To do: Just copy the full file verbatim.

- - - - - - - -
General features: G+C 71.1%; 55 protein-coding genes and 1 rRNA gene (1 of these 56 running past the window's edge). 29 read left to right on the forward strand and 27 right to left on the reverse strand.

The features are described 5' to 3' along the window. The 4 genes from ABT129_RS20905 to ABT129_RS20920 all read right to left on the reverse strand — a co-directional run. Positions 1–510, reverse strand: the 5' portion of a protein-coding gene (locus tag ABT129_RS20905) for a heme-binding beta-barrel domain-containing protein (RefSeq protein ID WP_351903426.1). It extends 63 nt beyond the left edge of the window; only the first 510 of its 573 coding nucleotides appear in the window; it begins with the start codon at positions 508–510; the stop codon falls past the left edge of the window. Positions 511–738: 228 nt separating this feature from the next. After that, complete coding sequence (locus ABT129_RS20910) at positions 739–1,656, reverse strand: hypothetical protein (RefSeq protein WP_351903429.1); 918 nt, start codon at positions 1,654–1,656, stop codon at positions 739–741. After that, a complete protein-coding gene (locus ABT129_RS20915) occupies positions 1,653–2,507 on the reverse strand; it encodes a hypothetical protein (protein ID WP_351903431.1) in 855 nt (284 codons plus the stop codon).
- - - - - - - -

General features: G+C 71.1%; 55 protein-coding genes and 1 rRNA gene (1 of these 56 running past the window's edge). 29 read left to right on the forward strand and 27 right to left on the reverse strand.

The features are described 5' to 3' along the window. The 4 genes from ABT129_RS20905 to ABT129_RS20920 all read right to left on the reverse strand — a co-directional run. Positions 1–510, reverse strand: the 5' portion of a protein-coding gene (locus tag ABT129_RS20905) for a heme-binding beta-barrel domain-containing protein (RefSeq protein ID WP_351903426.1). It extends 63 nt beyond the left edge of the window; only the first 510 of its 573 coding nucleotides appear in the window; it begins with the start codon at positions 508–510; the stop codon falls past the left edge of the window. Positions 511–738: 228 nt separating this feature from the next. After that, complete coding sequence (locus ABT129_RS20910) at positions 739–1,656, reverse strand: hypothetical protein (RefSeq protein WP_351903429.1); 918 nt, start codon at positions 1,654–1,656, stop codon at positions 739–741. After that, a complete protein-coding gene (locus ABT129_RS20915) occupies positions 1,653–2,507 on the reverse strand; it encodes a hypothetical protein (protein ID WP_351903431.1) in 855 nt (284 codons plus the stop codon).